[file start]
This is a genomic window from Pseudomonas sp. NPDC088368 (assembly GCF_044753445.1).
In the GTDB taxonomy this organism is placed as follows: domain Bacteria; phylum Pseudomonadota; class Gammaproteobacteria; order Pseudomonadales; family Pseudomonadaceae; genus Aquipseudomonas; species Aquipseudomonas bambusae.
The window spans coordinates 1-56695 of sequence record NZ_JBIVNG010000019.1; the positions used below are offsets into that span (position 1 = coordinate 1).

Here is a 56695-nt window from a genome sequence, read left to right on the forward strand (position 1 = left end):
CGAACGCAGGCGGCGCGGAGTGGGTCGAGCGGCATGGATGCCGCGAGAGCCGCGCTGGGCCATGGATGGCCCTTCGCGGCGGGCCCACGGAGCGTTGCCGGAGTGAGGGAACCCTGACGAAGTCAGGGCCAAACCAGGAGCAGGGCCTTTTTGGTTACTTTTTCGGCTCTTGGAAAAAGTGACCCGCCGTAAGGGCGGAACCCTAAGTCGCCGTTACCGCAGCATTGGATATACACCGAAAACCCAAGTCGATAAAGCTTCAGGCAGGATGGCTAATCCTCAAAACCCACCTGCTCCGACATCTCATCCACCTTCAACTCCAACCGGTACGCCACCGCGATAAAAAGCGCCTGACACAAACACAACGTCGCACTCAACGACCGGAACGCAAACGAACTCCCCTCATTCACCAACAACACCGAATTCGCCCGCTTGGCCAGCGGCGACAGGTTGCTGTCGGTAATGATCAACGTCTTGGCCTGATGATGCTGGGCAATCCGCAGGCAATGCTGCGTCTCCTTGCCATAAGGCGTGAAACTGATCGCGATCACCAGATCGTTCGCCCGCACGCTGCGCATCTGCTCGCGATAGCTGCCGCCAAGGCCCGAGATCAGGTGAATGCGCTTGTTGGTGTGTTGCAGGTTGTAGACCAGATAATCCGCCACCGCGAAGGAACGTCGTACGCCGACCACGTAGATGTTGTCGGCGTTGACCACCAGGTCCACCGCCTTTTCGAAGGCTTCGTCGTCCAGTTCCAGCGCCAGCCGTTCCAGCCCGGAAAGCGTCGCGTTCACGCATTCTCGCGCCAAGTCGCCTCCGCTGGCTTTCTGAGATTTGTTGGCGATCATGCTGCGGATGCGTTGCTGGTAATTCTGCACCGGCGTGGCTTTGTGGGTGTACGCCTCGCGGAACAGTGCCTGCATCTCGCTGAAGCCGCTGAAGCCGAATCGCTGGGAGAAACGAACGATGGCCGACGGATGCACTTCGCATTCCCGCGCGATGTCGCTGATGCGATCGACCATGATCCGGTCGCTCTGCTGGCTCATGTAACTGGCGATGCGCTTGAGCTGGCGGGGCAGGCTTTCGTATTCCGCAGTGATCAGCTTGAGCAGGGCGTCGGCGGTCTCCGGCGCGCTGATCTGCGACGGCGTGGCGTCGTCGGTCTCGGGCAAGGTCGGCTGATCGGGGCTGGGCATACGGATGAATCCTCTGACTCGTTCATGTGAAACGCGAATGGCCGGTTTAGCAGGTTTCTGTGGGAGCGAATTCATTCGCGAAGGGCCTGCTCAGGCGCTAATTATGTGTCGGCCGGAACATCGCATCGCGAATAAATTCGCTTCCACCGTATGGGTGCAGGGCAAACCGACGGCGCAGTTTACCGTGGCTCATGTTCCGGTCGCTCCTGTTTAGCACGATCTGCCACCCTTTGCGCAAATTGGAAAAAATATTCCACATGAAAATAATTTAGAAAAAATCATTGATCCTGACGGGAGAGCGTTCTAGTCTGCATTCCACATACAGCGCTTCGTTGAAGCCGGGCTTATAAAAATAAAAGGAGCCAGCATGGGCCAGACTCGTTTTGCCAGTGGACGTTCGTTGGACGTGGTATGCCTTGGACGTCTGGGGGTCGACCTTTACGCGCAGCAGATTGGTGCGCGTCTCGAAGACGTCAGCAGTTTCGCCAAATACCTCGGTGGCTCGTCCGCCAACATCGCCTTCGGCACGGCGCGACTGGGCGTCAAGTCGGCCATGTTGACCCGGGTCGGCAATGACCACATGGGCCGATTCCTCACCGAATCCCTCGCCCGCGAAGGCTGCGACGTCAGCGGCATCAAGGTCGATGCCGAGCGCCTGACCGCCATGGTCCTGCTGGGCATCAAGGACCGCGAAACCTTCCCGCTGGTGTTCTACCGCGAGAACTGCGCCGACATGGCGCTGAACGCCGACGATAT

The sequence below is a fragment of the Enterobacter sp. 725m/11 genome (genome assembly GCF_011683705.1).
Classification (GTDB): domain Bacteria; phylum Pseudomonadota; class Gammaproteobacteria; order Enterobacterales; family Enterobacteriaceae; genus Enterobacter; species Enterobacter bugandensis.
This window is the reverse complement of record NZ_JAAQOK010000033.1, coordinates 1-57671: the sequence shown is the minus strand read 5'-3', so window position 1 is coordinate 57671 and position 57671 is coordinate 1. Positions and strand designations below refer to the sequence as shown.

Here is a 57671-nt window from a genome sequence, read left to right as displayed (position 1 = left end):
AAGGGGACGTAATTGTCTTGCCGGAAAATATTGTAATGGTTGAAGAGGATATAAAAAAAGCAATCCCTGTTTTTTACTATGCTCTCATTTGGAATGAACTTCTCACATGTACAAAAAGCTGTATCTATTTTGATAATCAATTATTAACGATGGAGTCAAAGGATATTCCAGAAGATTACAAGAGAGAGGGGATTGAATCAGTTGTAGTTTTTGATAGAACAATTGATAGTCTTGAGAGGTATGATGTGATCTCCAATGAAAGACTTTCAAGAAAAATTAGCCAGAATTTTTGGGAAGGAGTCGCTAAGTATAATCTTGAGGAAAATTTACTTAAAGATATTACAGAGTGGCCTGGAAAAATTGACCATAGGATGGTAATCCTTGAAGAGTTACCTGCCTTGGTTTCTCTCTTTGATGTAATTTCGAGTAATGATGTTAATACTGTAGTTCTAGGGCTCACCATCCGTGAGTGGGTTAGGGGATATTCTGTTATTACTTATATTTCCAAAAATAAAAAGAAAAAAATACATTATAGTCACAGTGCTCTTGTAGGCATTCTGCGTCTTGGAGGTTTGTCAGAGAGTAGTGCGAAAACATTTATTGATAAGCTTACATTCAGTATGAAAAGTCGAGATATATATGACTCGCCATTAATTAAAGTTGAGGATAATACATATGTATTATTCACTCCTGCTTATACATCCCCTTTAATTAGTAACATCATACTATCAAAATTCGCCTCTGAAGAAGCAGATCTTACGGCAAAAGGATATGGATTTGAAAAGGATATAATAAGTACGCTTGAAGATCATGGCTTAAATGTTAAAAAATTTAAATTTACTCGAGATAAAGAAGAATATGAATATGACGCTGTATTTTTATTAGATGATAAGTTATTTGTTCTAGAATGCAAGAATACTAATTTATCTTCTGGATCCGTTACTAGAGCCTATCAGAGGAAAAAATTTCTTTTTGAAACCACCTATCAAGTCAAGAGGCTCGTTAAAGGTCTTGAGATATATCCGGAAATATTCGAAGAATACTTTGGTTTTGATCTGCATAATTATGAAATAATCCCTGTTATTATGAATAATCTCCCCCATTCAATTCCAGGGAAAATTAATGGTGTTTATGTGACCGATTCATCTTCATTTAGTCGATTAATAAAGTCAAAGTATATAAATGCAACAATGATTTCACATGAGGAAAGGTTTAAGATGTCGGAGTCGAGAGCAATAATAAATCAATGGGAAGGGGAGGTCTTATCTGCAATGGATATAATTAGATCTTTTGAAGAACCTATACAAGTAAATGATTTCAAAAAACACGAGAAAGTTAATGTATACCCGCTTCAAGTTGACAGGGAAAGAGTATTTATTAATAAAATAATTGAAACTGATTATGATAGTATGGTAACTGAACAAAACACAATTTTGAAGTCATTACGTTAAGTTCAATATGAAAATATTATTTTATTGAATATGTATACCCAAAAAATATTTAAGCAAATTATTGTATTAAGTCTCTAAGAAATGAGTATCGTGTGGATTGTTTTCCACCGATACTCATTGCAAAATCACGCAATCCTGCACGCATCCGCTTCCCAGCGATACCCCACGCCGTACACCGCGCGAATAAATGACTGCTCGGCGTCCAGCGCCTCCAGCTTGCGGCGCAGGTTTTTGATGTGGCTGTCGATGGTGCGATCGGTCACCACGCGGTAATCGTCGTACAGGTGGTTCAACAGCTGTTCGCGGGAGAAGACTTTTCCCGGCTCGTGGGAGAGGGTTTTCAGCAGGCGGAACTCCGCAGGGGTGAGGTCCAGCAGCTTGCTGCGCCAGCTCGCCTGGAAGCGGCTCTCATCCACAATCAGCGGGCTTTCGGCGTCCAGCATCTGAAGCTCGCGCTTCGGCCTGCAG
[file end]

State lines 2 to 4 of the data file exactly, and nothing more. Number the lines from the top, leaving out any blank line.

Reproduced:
In the GTDB taxonomy this organism is placed as follows: domain Bacteria; phylum Pseudomonadota; class Gammaproteobacteria; order Pseudomonadales; family Pseudomonadaceae; genus Aquipseudomonas; species Aquipseudomonas bambusae.
The window spans coordinates 1-56695 of sequence record NZ_JBIVNG010000019.1; the positions used below are offsets into that span (position 1 = coordinate 1).

Here is a 56695-nt window from a genome sequence, read left to right on the forward strand (position 1 = left end):